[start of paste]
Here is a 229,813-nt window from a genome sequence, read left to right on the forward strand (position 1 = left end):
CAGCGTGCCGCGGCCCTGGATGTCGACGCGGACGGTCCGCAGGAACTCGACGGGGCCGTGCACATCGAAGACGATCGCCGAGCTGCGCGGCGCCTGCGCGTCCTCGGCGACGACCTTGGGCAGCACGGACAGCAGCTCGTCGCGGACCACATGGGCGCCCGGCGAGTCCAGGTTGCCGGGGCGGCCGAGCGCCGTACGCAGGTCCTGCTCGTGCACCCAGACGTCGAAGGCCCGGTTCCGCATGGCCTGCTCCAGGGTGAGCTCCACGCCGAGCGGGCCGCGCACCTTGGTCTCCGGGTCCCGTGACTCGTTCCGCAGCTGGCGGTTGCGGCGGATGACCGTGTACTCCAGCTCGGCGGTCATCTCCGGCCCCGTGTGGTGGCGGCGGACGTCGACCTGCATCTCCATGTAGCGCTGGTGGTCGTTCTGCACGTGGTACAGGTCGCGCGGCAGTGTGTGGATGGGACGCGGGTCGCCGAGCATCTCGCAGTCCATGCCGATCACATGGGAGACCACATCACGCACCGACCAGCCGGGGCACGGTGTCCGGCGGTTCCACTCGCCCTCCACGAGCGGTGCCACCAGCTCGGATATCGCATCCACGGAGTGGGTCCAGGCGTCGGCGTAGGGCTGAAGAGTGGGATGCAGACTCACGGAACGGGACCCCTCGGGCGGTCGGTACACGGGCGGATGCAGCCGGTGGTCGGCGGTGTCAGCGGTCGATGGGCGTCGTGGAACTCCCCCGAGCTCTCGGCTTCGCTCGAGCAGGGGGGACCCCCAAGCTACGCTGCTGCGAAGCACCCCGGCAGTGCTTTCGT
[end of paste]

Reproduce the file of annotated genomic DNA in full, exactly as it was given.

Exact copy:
Here is a 229,813-nt window from a genome sequence, read left to right on the forward strand (position 1 = left end):
CAGCGTGCCGCGGCCCTGGATGTCGACGCGGACGGTCCGCAGGAACTCGACGGGGCCGTGCACATCGAAGACGATCGCCGAGCTGCGCGGCGCCTGCGCGTCCTCGGCGACGACCTTGGGCAGCACGGACAGCAGCTCGTCGCGGACCACATGGGCGCCCGGCGAGTCCAGGTTGCCGGGGCGGCCGAGCGCCGTACGCAGGTCCTGCTCGTGCACCCAGACGTCGAAGGCCCGGTTCCGCATGGCCTGCTCCAGGGTGAGCTCCACGCCGAGCGGGCCGCGCACCTTGGTCTCCGGGTCCCGTGACTCGTTCCGCAGCTGGCGGTTGCGGCGGATGACCGTGTACTCCAGCTCGGCGGTCATCTCCGGCCCCGTGTGGTGGCGGCGGACGTCGACCTGCATCTCCATGTAGCGCTGGTGGTCGTTCTGCACGTGGTACAGGTCGCGCGGCAGTGTGTGGATGGGACGCGGGTCGCCGAGCATCTCGCAGTCCATGCCGATCACATGGGAGACCACATCACGCACCGACCAGCCGGGGCACGGTGTCCGGCGGTTCCACTCGCCCTCCACGAGCGGTGCCACCAGCTCGGATATCGCATCCACGGAGTGGGTCCAGGCGTCGGCGTAGGGCTGAAGAGTGGGATGCAGACTCACGGAACGGGACCCCTCGGGCGGTCGGTACACGGGCGGATGCAGCCGGTGGTCGGCGGTGTCAGCGGTCGATGGGCGTCGTGGAACTCCCCCGAGCTCTCGGCTTCGCTCGAGCAGGGGGGACCCCCAAGCTACGCTGCTGCGAAGCACCCCGGCAGTGCTTTCGT